2010-2014 Mustang Axleback Overview
While there are minor distinctions between the v6, GT, and GT500 Mustang exhaust setups, the purpose of this article is not to go into specific details of each, but to provide general concepts that can be applied across all 2010+ models.
For beginners or anyone looking for a little more information on all the components of an exhaust, you can find a helpful guide here.
Mustang Axleback Considerations
An axleback system is more about the sound difference than performance or looks. Sure, a new exhaust with chrome tips will definitely up the bling factor a bit. It may even add 5-10 horsepower depending on the type of system installed and what youíre replacing. However, the real value is announcing your presence long before you cruise by and giving your Stang a sound that matches its aggressive styling.
2010-2014 Mustang Axlebacks - Itís all about the Sound
Replacing your stock Axleback exhaust is definitively going to change the sound of your Mustang, both inside the cabin and to those outside the car. How loud, deep or throaty your new exhaust will be depends on a number of factors, though each brand creates a unique pitch and decibel level. Discovering which sound and how loud you want your Mustang takes some research; if youíre concerned about the noise level either inside or outside make sure listen to sound clips or find someone who has the type of exhaust youíre interested in.
Mustang Axleback Make & Materials
Tubing: Aftermarket companies all make their 2010+ Mustang exhausts from stainless steel which resists corrosion and deterioration. In years past, some companies would make their systems from lower quality steel that would rust and corrode easily when exposed to the elements. This is no longer true and you can rest assured any new exhaust will stand up to the elements. Also, make certain the kit you choose has mandrel-bent tubing as opposed to a setup built by crush bending. The difference is mandrel tubing uses flexible rods during the production process to prevent imperfections such as kinking that occur through the faster and easier method of crush bending. These imperfections can distort airflow and hurt your carís performance.
Tips: Axleback systems come with chrome, polished/coated stainless steel or powder coated tips in a variety of different colors. Chrome tips require a little more care when it comes cleaning time but have a lasting shine if properly maintained. As long as the tips are one of the above mentioned materials, they should hold up quite well to road chemicals and the wear of daily driving.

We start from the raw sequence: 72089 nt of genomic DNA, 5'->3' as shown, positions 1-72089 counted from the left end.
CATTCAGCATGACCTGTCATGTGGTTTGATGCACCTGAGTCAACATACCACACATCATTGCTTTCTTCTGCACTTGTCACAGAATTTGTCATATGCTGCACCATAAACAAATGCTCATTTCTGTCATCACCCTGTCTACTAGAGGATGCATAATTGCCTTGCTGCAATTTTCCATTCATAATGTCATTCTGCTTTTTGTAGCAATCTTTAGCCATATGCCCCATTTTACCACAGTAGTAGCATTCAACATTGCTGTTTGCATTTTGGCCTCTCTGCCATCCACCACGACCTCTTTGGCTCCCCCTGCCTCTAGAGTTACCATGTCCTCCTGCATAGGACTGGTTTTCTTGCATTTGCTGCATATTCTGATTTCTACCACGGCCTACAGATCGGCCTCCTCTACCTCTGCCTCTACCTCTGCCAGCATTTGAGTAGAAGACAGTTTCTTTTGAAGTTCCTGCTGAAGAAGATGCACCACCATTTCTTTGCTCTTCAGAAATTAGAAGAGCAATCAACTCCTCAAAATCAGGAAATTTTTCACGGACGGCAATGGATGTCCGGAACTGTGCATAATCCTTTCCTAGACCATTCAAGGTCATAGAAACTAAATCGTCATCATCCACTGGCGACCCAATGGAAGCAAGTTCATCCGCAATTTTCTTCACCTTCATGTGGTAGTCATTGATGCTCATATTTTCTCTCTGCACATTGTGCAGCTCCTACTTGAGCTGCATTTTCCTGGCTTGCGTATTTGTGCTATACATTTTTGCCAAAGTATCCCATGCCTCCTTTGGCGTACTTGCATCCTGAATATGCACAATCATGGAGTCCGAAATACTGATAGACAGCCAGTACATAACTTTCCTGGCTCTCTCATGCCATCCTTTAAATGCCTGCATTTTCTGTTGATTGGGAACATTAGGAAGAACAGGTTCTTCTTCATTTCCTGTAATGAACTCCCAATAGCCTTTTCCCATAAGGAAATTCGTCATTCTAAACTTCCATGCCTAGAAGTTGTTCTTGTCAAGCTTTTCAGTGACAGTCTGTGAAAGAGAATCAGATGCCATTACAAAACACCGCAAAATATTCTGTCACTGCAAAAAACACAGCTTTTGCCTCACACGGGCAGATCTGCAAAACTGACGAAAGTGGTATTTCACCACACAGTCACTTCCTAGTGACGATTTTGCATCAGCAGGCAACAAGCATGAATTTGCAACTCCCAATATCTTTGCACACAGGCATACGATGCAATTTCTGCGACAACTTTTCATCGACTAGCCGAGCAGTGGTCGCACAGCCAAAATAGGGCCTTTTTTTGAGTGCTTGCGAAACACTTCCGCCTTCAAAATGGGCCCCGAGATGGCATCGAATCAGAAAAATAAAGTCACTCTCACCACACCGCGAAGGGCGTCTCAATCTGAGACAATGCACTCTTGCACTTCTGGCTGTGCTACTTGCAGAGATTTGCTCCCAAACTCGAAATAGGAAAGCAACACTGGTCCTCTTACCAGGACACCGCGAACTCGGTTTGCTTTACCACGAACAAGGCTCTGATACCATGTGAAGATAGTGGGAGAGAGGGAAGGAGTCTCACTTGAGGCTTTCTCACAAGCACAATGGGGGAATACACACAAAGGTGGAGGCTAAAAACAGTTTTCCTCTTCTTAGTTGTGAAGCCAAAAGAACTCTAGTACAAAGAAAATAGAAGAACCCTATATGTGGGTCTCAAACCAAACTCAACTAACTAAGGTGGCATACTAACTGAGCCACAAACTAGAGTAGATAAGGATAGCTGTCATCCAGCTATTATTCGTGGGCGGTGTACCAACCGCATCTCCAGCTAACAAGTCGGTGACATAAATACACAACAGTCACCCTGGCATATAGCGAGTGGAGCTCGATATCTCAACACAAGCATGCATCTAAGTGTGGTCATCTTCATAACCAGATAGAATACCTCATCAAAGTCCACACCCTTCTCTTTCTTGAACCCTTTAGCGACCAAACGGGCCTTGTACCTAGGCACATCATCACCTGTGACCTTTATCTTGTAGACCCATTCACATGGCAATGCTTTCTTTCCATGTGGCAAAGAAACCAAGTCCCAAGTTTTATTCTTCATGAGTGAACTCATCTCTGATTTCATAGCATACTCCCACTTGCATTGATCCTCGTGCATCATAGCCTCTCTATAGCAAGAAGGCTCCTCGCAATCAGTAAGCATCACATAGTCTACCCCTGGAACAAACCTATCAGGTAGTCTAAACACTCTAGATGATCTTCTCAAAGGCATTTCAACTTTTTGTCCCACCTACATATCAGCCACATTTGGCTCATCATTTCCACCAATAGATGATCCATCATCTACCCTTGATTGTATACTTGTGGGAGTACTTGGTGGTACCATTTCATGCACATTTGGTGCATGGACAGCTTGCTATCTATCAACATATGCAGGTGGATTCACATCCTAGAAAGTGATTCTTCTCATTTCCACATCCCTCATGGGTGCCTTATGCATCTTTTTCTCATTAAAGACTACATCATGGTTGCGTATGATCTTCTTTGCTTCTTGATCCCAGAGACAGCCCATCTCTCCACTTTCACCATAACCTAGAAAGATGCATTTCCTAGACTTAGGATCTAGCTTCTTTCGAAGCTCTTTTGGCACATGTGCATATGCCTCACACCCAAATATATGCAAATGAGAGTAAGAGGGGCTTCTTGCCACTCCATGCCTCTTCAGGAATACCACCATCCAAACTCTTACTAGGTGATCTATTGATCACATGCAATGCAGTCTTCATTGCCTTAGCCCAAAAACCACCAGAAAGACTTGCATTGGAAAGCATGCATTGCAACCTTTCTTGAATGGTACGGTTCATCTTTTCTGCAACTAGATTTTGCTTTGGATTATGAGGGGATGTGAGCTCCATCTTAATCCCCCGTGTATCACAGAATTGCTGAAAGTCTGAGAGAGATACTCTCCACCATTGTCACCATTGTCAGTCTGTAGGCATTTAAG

Mufflers, Resonators and Straight Pipes: There are differences between the three that come into play when choosing an Axleback system for your Mustang.
-Mufflers: Literally muffle the noise created by the motor. Obvious at first, mufflers actually have well thought out designs to create a unique tone crafted by the individual manufacturer and unique to each car, depending on any other modifications. Mufflers are the main contributor to how loud your Mustang will be so choose a design that complements what youíre looking for. Finding the right tone could be tricky, thankfully, there are plenty of sound clips online.
-Resonators: These sound modifiers are designed to increase or decrease the sound and eliminate the popping that can come from modifying other parts of the exhaust system or from eliminating the mufflers.
-Straight Pipes: Straight Axleback exhausts are mandrel-bent piping with tips and no mufflers or resonators. A setup like this will give you a more untamed sound that can be louder than a resonator or muffler setup.
2010-2014 Mustang Axleback Sizing and Installation
Sizing: Choosing what size exhaust piping is right for your Mustang has a lot to do with your long-term power goals for the car. If you plan on making major increases to your carís power you want to choose a wider diameter setup than someone installing an Axleback on a stock v6.
Installation: Anyone with basic automotive tools can replace their Axleback exhaust. Most of the effort goes into unbolting and tightening the clamps and hangers that attach your Axleback to the bottom of the car. With an hour or so of wrenching you should be ready to roll around town while enjoying the intimidating new grumble and feeling of accomplishment having just given your Mustang the bark to match its bite.